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Finding Fearless


By Stephanie Jue ’19

Archbishop Mitty’s newest liturgical theme song is Jasmine Murray’s “Fearless.” Each year, a new liturgical theme song is selected to embody a single facet of life that serves as a thematic focus for the school year. The songs are at the heart of many school-wide assemblies and events, serving to unite and uplift every member of the Archbishop Mitty community as we celebrate, grieve, and navigate the hills and valleys of each academic year together. This year, as the song’s title suggests, revolves around being fearless.

Fearlessness is not so much the absence of fear but rather the willingness to move forward in spite of fear; it is not so much a passive state of being but an active choice to take action and to love. The most fearless people in history did not wait around hoping some dose of confidence would fall from the sky. As pointed out in many Archbishop Mitty classrooms, people such as civil rights activist Rosa Parks, Holocaust hero, Corrie ten Boom, humanitarian Saint Teresa of Calcutta, and nonviolent civil disobedience leader, Mahatma Gandhi were compelled to carry out courageous actions which shaped the world not because they were fearless but because they were propelled by love.

Not long ago, in mid-August, I was juggling immense fear and anxiety while attempting to navigate the first few weeks of a busy first-semester senior year. I showed up to the first day of school, like many students, a ball of nerves and excitement with an overwhelming sense of self-awareness. As I settled into the bleachers for the first assembly of the year, I could hear the animated chatter and mumbles of the student body come in waves. Is this finally my year? Will I be liked? Is senior year going to fulfill its reputation of being torturous? Many similar doubts pounded in my ears through the cacophony.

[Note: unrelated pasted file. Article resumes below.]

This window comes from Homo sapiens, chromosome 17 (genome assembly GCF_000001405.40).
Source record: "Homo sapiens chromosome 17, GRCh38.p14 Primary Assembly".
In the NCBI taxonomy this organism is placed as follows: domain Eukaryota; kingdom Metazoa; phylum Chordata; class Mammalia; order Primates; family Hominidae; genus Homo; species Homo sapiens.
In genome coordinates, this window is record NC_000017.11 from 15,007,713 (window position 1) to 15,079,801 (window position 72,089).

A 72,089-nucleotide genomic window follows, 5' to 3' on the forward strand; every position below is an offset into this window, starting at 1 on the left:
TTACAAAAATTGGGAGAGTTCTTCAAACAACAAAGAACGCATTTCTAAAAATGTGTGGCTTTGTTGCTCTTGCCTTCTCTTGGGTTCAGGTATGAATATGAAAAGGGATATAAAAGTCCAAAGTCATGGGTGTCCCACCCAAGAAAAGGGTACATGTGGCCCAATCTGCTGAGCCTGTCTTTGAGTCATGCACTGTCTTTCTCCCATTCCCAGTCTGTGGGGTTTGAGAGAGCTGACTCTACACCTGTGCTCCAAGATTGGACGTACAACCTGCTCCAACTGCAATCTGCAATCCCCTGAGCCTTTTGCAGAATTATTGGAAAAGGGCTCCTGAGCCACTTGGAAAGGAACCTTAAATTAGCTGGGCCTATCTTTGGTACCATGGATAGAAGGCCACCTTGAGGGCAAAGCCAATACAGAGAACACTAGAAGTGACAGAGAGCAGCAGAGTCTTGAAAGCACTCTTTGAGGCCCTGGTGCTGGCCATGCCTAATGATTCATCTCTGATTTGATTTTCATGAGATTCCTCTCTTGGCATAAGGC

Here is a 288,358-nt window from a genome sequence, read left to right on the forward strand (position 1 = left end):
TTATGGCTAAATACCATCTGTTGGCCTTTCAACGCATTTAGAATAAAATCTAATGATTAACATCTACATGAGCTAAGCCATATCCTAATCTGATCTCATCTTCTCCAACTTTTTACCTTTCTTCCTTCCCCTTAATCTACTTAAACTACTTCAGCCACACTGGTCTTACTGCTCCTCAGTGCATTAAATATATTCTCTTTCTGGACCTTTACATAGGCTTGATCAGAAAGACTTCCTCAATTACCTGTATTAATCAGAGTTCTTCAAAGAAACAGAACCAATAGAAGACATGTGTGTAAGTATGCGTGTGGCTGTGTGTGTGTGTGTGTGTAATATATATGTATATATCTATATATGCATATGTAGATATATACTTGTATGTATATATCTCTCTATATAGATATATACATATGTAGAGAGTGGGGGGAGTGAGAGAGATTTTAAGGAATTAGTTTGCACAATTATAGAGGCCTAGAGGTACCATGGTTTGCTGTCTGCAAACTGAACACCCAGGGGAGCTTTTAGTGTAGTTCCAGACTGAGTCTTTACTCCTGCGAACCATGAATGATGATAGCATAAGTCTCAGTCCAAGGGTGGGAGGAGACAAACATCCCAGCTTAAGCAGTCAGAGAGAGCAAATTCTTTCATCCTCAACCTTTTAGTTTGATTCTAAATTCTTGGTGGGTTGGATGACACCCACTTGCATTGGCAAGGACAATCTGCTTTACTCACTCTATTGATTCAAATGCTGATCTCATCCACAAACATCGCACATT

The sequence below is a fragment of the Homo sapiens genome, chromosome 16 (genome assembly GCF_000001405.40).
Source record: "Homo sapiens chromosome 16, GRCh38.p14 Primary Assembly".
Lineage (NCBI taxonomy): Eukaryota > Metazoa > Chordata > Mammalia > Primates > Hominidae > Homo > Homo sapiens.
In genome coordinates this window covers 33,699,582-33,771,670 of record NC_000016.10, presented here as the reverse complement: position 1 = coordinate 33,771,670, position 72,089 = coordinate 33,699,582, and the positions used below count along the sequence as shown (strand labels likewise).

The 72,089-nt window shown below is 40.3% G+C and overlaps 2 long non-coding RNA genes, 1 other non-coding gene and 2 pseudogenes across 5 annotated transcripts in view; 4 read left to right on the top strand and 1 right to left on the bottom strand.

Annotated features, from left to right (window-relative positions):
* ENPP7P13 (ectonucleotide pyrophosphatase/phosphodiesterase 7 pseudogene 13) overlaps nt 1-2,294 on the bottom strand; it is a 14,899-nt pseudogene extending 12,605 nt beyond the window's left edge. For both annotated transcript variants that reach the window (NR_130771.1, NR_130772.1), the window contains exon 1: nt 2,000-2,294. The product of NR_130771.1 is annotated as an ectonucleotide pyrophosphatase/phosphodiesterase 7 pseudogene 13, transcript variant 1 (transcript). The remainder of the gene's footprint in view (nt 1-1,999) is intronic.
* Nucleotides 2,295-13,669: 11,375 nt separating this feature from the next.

Then, the gym quieted and the assembly began. I remember hearing Mr. Wesmiller introducing the new liturgical theme song and sharing anonymous quotes about personal doubts from a few students to illustrate the insecurities of many students. At one point, the student body sighed at a quote from a student who wondered if her friends actually disliked her – it was sad, yes, but even more so relatable.

Eventually, Exodus, our liturgical rock band, began the upbeat, invigorating tune of “Fearless”: “I wake up I feel it / Those fears are back again / Can’t shake them, can’t make them / Ever fade ever end.” I, along with the rest of the student body, rose to my feet as members of Life Team started to lead the student body in song. “I wanna be fearless / No holding back no backing down / Fearless.” The beat of the music grew familiar, the hand motions more natural. “I wasn’t given the spirit of fear / I was given the power of love.”

It was then that I understood Mr. Wesmiller’s point that the two guiding forces of the world are love and fear. The so often overused “choose love” statement surfaced in my mind, and I realized that love is truly a choice. To want to be fearless and to pursue fearlessness is a choice.  And it is in the full embrace of the pursuit of love that one becomes fearless.

Indeed, the liturgical theme song this year serves to empower every member of the Archbishop Mitty community by fostering a courageousness that radiates into our community. It’s a song for dealing with the difficult challenges of the year but also for celebrating the forthcoming moments of joy and victory. It’s a song for the freshmen who are just beginning to find their way, the sophomores who are dealing with new responsibilities, the juniors who face at times overwhelming academic demands, and the seniors who have one shot to get the college admissions process right. It’s a song that inspires me to maintain a genuine love for others and that pushes me to venture out of my comfort zone, opening my eyes and my heart to new – albeit sometimes scary – experiences.

I hope to remind myself every day of my senior year that fearlessness is a choice. I will soon be moving on to the new and unknown world of college, but I feel ready, and I feel fearless. Archbishop Mitty has prepared me for whatever is next. Now, I look to the future knowing that with every reason to be afraid, there always exists the choice to be actively and boldly fearless.